At the Wearables + Things conference last October, Kabir Kasargod, the director of business development at Qualcomm Life addressed a crowd of developers saying, “If you’re serious about [the wearables industry], embrace the FDA. Learn how HIPAA works. Make sure [your work is] connected to the [electronic medical record] and that all the health laws are observed. There’s a tremendous dearth of innovation here. I would move away from fitness and go hardcore into health. That’s where the money is.”

And Kasargod is right. The Health Insurance Portability and Accountability Act is tedious (which I know firsthand, as both my parents held jobs in healthcare and the topic graced my childhood dinner table for years before and after it was enacted), and the Food and Drug Administration’s regulatory hoops are sometimes like a bad circus, but that doesn’t mean that an entire sector that is so advanced in much of its technology should be lagging in the wearables industry.


Last month I spent an evening at a local hospital with a family member. Besides playing caregiver, what did I do? I checked out all the gadgets. What was in the room? What did the nurses cart in and out? My favorite device was a little clip-on badge manufactured by Vocera Communication, Inc., a company that is making incredible strides in secure medical communication. As the nurse explained to me, everyone on the medical staff has a Vocera badge. Not only can she securely page someone at that hospital, she can voice-call a doctor or nurse at one of their sister hospitals over a secure wireless connection. Vocera has also developed accompanying software for phones and computers to make patient care management and interdisciplinary team communications easier. Oh, and they’ve developed an app for the Apple Watch that takes their system to the next level.


There are already a number of great apps on the market like Glooko and Glucose Buddy, which are both designed to help manage diabetes by allowing glucose readings to be uploaded directly from your meter, and other areas of health managed with diet, exercise, and medication trackers. Let’s take this idea of tracking vital stats further.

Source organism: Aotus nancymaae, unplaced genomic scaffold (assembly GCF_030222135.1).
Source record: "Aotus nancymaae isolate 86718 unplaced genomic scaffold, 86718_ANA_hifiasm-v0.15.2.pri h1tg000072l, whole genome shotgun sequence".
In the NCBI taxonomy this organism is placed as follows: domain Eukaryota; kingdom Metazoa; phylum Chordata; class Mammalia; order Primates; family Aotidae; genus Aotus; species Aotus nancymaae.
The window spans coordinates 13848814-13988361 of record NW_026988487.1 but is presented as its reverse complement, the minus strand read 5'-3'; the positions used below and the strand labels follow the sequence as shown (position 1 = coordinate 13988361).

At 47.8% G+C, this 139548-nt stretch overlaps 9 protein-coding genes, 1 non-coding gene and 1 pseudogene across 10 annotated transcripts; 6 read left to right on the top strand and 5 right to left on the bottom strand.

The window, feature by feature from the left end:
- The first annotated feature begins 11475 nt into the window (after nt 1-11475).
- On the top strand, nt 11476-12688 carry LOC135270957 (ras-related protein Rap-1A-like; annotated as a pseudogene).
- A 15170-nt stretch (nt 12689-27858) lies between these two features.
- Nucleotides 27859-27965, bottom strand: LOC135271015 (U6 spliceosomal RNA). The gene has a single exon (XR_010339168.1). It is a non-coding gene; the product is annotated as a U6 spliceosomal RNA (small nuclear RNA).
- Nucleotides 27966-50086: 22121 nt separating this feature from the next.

Under parent company Avery Dennison (yes, the same Avery that makes binders and “Hello my name is” tags!) MetriaTM Informed Health is a portfolio of digital health products being developed by VanciveTM Medical Technologies. Focusing on sensing (collecting data from a patient), interpreting (reading the data), and visualizing (displaying the data), products have the potential to provide real-time metrics for patients across a range of medical conditions.

The MetriaTM Informed Health Model 1

The MetriaTM Informed Health Model 1

The MetriaTM IH1, whose technology is already a few years old at this point, allows information to flow directly from the wearer to a device where a caregiver can see the output. The IH1 is currently designed as a disposable device to monitor a number of stats for up to seven days. Applications include cardiac telemetry, tracking sleep patterns, disease management, and remote monitoring. Additionally, all data can be stored to make sophisticated research easier. Imagine the advancements that could happen for treating Parkinson’s disease and Multiple Sclerosis simply by having 24-hour patient data available.


Wearables are making medicine portable. Bionic limbs. OMG so cool. The technology for taking arms from being a PikStick to having fingers that move independently is on the move. bebionic is revolutionizing prosthetic hands with an array of customizable features, including grip pattern and precision control (much like a gaming mouse). Össur, an Icelandic medical solutions company, has been focusing on lower limbs for now, but I guarantee hands are up next. Their bionic technology utilizes artificial intelligence and focuses on making gait more even by automatically adapting to both deviations in terrain and the compensatory movements of an amputee. Where are bionic parts headed? Last year a Danish man tested a prosthetic that actually allowed him to feel again.

Let’s also look at medication management. A 2014 study published in The New England journal of Medicine showed that a bionic pancreas operated by a modified iPhone was successful in managing insulin levels in Type 1 Diabetes patients. Where an insulin pump simply provides insulin, the pancreas also manages glucagon levels. By providing basic information about food intake, the iPhone app communicates with the “pancreas” and showed in the study that it provides better regulation of insulin levels than a plain ol’ insulin pump.

While you probably won’t be chipped for easy tracking of your vitals anytime soon, wearable technology in medicine has the potential to fast track advancements in care, prevention, and research in the years to come.

Stay tuned for more in this wearables series: